The grace of the Holy Spirit settles where there are spiritual melodies, sanctifying both mouth and soul. —St. John Chrysostom
Chinese musical traditions dominated the other neighboring countries. In a very different way, the theoretical traditions of ancient Greece also dominated the musical thinking of the Romans and the early Christian churches.
Apollo, God of the Sun, of Medicine and of Music, represented pure intellect, mental and moral purity. He was the embodiment of the Greek ideal of harmony of body and soul, which to an ancient Greek was literally the purpose of life. The rhythm of Apollo’s heavenly travels (in his manifestation as the sun) produced healing harmony to purge us of guilt and illness. Temples to Apollo used music to induce ecstatic states to bring body and soul back into harmony. Homer recommended music “to avoid negative passions such as anger, sorrow, worry, fear, fatigue, and to promote healthful recreation for the elevation of body and soul.” Plato went a step further and said music was essential for the preservation of government: “by changing a musical mode, the very foundations of the state might be undermined… When the soul loses its harmony, melody and harmony assist in restoring it to order and concord.” As mentioned in Chapter Two, Pythagoras decided to standardize the music of his compatriots. In his time he was known as a holistic philosopher, astronomer and music theorist. He subscribed to the theory that there is a universal law of harmony, determinable through mathematics, which governs the celestial bodies, music, and our bodies. Numbers have a numinous and potentially healing and moral quality. Health was achievable through harmony with this universe of sound and stars, nature and the divine. As I said in Chapter Two, Pythagoras eliminated the five-limit modes and standardized a series of hard-to-sing 3-limit modes.
You can hear a direct comparison of the Just Modes (5-limit) vs. the Pythagorean modes (3-limit, pure perfect fifths only) here and in Chapter Two. Here again are the main Pythagorean modes starting from C (also just in the sound examples):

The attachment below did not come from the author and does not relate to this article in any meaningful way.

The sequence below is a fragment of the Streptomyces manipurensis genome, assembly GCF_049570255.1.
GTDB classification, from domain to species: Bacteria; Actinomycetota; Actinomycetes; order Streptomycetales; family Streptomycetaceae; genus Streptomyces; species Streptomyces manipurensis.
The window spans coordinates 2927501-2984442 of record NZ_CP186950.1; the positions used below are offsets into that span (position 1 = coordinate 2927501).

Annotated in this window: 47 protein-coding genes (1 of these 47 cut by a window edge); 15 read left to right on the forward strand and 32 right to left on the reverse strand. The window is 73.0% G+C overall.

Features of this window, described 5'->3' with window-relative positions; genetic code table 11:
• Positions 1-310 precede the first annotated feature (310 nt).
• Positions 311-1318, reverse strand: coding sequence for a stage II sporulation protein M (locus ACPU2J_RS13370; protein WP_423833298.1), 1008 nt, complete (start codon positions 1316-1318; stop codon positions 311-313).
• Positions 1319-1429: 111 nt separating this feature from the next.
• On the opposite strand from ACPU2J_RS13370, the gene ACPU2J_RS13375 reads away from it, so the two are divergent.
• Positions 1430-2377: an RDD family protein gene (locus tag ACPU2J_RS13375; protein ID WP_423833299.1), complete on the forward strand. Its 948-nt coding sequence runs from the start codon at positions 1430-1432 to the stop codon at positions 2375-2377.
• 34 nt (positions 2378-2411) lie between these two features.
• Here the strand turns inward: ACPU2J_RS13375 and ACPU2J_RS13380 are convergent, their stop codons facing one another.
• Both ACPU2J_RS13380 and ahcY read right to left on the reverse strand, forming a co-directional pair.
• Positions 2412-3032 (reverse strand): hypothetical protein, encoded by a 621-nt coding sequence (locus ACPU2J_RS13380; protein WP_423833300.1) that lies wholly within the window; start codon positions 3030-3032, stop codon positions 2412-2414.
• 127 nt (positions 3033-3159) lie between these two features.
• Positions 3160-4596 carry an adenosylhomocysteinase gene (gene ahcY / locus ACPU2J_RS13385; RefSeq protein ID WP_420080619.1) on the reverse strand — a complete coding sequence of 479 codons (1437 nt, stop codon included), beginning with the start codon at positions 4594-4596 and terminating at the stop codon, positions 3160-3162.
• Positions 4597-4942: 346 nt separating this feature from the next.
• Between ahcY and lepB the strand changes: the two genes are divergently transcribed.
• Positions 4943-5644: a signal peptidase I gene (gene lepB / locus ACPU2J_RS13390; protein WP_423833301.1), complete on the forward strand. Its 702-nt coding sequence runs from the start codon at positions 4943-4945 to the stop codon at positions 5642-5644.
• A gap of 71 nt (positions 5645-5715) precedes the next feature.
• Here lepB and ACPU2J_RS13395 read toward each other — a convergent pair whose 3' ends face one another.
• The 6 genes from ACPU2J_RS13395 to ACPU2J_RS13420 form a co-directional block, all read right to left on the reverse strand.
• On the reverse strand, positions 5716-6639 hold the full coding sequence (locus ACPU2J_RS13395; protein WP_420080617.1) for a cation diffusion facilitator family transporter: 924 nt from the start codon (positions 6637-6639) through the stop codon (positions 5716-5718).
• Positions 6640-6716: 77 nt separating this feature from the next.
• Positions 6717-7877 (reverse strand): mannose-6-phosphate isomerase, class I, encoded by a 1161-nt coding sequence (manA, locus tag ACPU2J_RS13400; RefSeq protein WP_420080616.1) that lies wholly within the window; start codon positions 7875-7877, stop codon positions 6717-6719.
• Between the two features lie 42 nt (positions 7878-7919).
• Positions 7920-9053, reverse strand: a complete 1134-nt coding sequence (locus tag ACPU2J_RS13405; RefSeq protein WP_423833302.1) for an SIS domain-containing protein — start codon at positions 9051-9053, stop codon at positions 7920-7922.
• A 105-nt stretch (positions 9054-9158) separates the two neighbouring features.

Lydian (F#) C – G –D –A –E –B –F# (C – D – E – F# — G – A – B – C)
Ionian (Major) F – C –G – D –A –E – B (C – D – E – F – G – A – B – C)
Mixolydian Bb – F – C – G – D –A – E (C – D – E – F – G – A –Bb — C
Dorian Eb – Eb — Bb – F – C – G –D – A (C – D – Eb – F – G – A – Bb – C)
Aeolian (Natural Minor) Ab – Eb – Bb – F – C – G – D (C – D – Eb – F – G – Ab – Bb – C)
Phyrgian Db – Ab – Eb – Bb – F – C –G (C – Db – Eb – F – G – Ab – Bb – C)
Notice that all six of these modes have C and G, the root and its perfect fifth. Note, too, that all of these modes have either whole steps or half steps (no 1½ step jumps). Pythagoras did not like those jumps, even though the Greek Tetrachord system of mode-making allowed for that possibility (see below). In the 1700s, European music theorists who wanted to “complete” the Greek system by having one mode for each of the seven scale steps added the “Locrian” mode, which would look like this in C:
Figure 7-2 Locrian Mode (you can play this on your piano)
Gb – Db – Ab – Eb – Bb – F – C (C – Db – Eb – F – Gb – Ab – Bb – C)
But this addition to the Pythagorean system came two millennia later! It has musical uses and was employed by Franck, Debussy and others, but the C to the Gb is actually a diminished fifth, not a perfect fifth. This makes it hard to give the “Locrian” mode any tonal anchoring. It tends to want to drift into the Phyrgian mode instead, which is probably why Pythagoras never created it in the first place.
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